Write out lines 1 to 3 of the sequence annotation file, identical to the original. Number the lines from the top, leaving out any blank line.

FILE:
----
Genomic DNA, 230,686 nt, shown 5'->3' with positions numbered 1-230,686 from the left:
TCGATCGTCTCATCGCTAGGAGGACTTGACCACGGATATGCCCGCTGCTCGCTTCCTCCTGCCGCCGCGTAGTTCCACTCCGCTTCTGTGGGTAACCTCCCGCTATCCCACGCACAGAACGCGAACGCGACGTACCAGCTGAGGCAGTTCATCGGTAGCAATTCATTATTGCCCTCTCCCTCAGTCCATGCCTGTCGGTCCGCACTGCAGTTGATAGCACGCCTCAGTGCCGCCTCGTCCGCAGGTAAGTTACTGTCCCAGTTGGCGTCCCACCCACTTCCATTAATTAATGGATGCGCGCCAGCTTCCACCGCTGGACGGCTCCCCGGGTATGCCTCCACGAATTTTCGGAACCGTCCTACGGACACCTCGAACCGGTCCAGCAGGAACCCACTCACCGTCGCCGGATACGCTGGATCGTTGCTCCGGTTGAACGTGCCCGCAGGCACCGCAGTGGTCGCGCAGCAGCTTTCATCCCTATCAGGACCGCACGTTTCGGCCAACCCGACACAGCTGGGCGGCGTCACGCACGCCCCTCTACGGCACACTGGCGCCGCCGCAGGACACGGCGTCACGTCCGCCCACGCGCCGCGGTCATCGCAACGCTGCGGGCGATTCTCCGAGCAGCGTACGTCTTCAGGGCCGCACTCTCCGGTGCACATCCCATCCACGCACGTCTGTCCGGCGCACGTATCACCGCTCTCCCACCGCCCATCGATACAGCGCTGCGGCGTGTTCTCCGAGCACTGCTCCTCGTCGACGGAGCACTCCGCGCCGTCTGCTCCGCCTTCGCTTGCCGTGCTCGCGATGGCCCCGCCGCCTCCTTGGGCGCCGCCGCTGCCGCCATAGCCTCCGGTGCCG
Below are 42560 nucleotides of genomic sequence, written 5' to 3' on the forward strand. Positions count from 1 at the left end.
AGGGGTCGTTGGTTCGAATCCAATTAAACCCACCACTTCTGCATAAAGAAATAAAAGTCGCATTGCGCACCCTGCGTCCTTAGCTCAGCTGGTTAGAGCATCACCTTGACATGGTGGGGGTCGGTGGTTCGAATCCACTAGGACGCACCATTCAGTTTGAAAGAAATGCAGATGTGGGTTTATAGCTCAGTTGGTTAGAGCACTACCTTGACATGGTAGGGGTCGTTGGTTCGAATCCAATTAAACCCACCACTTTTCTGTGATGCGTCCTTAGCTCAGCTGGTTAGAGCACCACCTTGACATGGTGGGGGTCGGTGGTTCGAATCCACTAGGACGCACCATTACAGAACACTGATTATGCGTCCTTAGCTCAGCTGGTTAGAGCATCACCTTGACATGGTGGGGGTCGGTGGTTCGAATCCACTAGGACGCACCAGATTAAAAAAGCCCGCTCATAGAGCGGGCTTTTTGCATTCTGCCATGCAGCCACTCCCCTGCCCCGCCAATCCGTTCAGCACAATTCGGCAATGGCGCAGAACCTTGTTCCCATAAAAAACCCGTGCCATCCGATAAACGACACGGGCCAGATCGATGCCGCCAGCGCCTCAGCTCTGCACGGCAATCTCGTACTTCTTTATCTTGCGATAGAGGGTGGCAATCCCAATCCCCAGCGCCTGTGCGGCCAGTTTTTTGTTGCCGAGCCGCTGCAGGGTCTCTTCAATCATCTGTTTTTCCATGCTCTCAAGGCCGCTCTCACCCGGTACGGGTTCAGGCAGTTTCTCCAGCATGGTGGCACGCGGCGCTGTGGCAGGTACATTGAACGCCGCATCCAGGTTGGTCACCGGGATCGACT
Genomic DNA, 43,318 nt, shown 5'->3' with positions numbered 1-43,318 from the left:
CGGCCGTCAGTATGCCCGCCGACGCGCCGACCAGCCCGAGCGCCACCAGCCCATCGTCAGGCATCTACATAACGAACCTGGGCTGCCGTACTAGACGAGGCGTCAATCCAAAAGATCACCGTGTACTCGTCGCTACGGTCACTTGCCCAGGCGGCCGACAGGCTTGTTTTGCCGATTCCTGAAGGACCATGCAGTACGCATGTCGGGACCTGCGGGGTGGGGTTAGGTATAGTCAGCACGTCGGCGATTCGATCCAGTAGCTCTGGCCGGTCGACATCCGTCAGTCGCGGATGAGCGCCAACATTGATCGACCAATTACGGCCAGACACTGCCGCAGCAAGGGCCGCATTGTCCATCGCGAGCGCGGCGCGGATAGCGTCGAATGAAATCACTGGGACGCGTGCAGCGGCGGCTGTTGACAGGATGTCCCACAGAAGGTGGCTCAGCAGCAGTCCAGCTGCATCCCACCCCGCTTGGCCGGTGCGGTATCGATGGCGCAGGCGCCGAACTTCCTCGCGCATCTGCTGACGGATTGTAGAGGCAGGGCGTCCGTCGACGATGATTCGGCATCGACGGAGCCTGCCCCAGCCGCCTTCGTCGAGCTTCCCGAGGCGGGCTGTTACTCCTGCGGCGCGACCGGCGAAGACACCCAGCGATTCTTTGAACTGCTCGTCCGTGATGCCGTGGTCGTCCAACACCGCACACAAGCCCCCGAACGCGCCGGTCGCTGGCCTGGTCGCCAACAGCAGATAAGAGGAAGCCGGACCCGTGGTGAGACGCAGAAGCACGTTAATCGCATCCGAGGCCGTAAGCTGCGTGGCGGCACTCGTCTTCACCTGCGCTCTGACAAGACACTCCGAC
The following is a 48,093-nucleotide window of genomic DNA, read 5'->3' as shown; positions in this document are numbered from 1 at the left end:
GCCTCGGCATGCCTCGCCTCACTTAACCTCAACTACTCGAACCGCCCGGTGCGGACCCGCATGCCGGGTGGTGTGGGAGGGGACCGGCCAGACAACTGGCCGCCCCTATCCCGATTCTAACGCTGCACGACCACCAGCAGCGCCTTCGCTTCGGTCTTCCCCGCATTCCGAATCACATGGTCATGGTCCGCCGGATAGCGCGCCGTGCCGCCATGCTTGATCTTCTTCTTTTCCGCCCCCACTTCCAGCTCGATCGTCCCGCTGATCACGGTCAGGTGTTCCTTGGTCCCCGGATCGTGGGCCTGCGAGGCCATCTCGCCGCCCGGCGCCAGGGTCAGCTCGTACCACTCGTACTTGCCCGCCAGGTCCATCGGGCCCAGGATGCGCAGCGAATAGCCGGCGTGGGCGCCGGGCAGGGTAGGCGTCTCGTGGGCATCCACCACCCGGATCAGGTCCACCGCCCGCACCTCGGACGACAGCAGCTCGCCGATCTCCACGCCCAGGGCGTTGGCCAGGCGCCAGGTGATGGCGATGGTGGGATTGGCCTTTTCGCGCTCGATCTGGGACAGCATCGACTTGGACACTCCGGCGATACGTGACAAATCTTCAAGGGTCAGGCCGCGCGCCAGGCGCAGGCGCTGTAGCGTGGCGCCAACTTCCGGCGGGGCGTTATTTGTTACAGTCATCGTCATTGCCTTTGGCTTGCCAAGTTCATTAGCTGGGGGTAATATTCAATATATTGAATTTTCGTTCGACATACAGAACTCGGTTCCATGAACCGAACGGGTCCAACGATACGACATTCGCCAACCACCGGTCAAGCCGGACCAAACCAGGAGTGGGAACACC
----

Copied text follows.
Genomic DNA, 230,686 nt, shown 5'->3' with positions numbered 1-230,686 from the left:
TCGATCGTCTCATCGCTAGGAGGACTTGACCACGGATATGCCCGCTGCTCGCTTCCTCCTGCCGCCGCGTAGTTCCACTCCGCTTCTGTGGGTAACCTCCCGCTATCCCACGCACAGAACGCGAACGCGACGTACCAGCTGAGGCAGTTCATCGGTAGCAATTCATTATTGCCCTCTCCCTCAGTCCATGCCTGTCGGTCCGCACTGCAGTTGATAGCACGCCTCAGTGCCGCCTCGTCCGCAGGTAAGTTACTGTCCCAGTTGGCGTCCCACCCACTTCCATTAATTAATGGATGCGCGCCAGCTTCCACCGCTGGACGGCTCCCCGGGTATGCCTCCACGAATTTTCGGAACCGTCCTACGGACACCTCGAACCGGTCCAGCAGGAACCCACTCACCGTCGCCGGATACGCTGGATCGTTGCTCCGGTTGAACGTGCCCGCAGGCACCGCAGTGGTCGCGCAGCAGCTTTCATCCCTATCAGGACCGCACGTTTCGGCCAACCCGACACAGCTGGGCGGCGTCACGCACGCCCCTCTACGGCACACTGGCGCCGCCGCAGGACACGGCGTCACGTCCGCCCACGCGCCGCGGTCATCGCAACGCTGCGGGCGATTCTCCGAGCAGCGTACGTCTTCAGGGCCGCACTCTCCGGTGCACATCCCATCCACGCACGTCTGTCCGGCGCACGTATCACCGCTCTCCCACCGCCCATCGATACAGCGCTGCGGCGTGTTCTCCGAGCACTGCTCCTCGTCGACGGAGCACTCCGCGCCGTCTGCTCCGCCTTCGCTTGCCGTGCTCGCGATGGCCCCGCCGCCTCCTTGGGCGCCGCCGCTGCCGCCATAGCCTCCGGTGCCG
Below are 42560 nucleotides of genomic sequence, written 5' to 3' on the forward strand. Positions count from 1 at the left end.